This professional genealogist celebrates Fourth of July because the Declaration of Independence was signed in 1776. So what else about the holiday might be of interest to a genealogy services provider?
The personal descriptions of the time.
This RecordClick genealogist relishes finding personal papers because they can put a person in a specific place at a specific time. For the genealogy services provider, letters will tell a story that includes all sorts of people – some of them famous.
A good deal of what a genealogist knows about the Revolutionary War comes from letters written by George Washington. Over the course of his lifetime, Washington wrote so many letters, enough to fill several published volumes.
Let’s take a look at General George Washington of the Continental Army and his concerns 240 years ago.
First of all, here is a brief timeline for the Declaration of Independence:
- March 17, 1776: Siege of Boston. Washington and his forces won.
- June 1776: George Washington was in New York watching British forces massing for battle.
- July 4, 1776: The Continental Congress adopted the Declaration of Independence and it was sent to the printer.
- July 8, 1776: The Declaration of Independence was read publicly.
- August 27, 1776: Battle of Long Island/Battle of Brooklyn/Battle of Brooklyn Heights. Washington and his forces were defeated.
Next, what was General Washington doing? His correspondence was published in the mid-1850s and it tells the genealogist that the leader of the Continental Army was very busy. There was the issue of what to do with Gov. William Franklin – the illegitimate son of patriot Benjamin Franklin – and the anticipation of the British sailing into New York harbor.
Gov. William Franklin was the last colonial governor of New Jersey. He was also loyal to the British Crown. In late June of 1776 he was captured by the Continental Army. Washington wrote:
To the Captain of Governor Franklin’s Guard Head-Quarters, New York 30 June 1776
Sir, I understand that the Convention of New Jersey resolved, that Governor Franklin was an enemy to the liberties of America, and that he should be conducted under a safeguard into Connecticut, and for that purpose he was committed to your charge. I have this morning received information, that you have halted with him at Hackinsac (sic). I would enjoin it upon you to set off immediately, and carry the resolve of the Convention into execution…
On the same day Washington penned another letter:
To the Committee of Essex County, New Jersey New York, 30 June 1776
Gentlemen, I received your favor by Mr. Treat, and cannot but consider the officer of Mr. Franklin’s guard extremely blamable for his conduct. It is certainly his indispensable duty to conduct Mr. Franklin to the place the Convention have ordered, without delay. The circumstances you represent, his letter to his lady, and the whole complexion of the case, afford a strong presumption, nay, much more, full evidence, that he means to escape if possible…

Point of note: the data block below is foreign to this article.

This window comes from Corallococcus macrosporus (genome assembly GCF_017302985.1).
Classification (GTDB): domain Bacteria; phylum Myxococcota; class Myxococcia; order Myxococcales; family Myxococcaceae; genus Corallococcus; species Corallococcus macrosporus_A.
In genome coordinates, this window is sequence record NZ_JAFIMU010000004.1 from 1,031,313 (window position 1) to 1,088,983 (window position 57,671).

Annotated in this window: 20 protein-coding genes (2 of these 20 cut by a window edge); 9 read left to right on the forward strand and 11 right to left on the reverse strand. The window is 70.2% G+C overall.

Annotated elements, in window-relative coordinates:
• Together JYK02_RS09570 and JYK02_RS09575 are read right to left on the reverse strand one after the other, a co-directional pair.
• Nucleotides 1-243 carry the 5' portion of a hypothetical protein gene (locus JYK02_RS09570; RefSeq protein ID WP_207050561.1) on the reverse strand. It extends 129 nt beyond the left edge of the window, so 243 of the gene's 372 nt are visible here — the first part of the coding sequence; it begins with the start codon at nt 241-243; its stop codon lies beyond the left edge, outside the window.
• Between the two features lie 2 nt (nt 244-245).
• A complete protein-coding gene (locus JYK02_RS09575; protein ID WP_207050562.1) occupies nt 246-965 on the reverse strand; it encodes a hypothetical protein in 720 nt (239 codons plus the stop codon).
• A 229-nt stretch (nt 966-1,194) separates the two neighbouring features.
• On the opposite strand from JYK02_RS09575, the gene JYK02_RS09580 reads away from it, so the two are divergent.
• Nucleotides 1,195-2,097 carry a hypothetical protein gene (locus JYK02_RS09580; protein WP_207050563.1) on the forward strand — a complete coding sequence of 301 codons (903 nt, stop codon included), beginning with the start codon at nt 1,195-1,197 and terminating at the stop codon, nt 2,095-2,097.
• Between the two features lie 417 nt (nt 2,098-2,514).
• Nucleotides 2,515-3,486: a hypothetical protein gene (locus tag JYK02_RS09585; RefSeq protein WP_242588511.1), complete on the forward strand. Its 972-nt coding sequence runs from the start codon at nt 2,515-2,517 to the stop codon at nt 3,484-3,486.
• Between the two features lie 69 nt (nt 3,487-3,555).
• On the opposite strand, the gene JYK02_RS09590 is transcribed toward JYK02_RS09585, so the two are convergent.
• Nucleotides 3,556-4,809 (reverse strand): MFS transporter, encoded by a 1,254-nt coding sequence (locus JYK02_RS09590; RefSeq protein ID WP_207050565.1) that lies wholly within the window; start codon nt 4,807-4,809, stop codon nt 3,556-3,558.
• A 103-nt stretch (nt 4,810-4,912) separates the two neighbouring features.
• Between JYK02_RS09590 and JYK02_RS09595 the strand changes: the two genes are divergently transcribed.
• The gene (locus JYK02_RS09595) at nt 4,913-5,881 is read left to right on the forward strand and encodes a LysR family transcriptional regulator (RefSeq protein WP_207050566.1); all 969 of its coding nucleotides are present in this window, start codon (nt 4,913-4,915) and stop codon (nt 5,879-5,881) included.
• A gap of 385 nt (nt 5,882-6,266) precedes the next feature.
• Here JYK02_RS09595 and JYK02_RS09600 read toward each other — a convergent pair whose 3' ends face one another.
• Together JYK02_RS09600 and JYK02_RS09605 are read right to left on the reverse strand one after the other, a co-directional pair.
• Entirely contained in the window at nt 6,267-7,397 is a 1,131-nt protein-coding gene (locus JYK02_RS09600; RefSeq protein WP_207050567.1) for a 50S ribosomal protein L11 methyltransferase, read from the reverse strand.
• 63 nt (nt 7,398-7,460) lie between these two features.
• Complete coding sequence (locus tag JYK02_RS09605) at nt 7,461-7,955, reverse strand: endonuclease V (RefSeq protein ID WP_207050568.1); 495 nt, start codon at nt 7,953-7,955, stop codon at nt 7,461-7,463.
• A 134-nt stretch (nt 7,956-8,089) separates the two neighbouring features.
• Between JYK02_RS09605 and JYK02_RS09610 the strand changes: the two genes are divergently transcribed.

In short, Gov. Franklin was a problem for the New Jersey colonists and the governing bodies felt the best way to resolve the situation was to arrest him and take him to Connecticut. The times being what they were, however, he had to be handled carefully, but he could not be allowed to escape.
Then there was the matter of the British:
To the President of Congress New York, 4 July 1776
Sir, I have this moment received a letter from General Greene… the intelligence it contains is of the most important nature… The expectation of the fleet under Admiral Howe is certainly the reason why the army come has not begun its hostile operations… It behooves us to be prepared in the best manner…
And then on July 9th:
To Major-General Ward New York, 9 July, 1776
Sir, The enclosed Declaration will show you, that Congress at length, impelled by necessity, have dissolved the connexion (sic) between the American Colonies and Great Britain, and declared them Free and Independent States… and in compliance with their order I am to request, that you will cause the Declaration to be immediately proclaimed at the head of the Continental regiments in the Massachusetts Bay…
Letters are wonderful things for the genealogist looking into family histories. Letters provide a sense of immediacy not found in many history books and they can help make sense of the roles that our ancestors may have played in an historical event. Many officials have had their correspondence published. Unpublished documents from presidential memos to soldiers’ letters home fill boxes upon boxes at the National Archives, and numerous libraries, archives, genealogical and historical societies. Knowing where to look can be a challenge.
But a professional genealogist can help with that.
When you hire a genealogist from RecordClick, the professional genealogy service providers have strategies that help your family history search.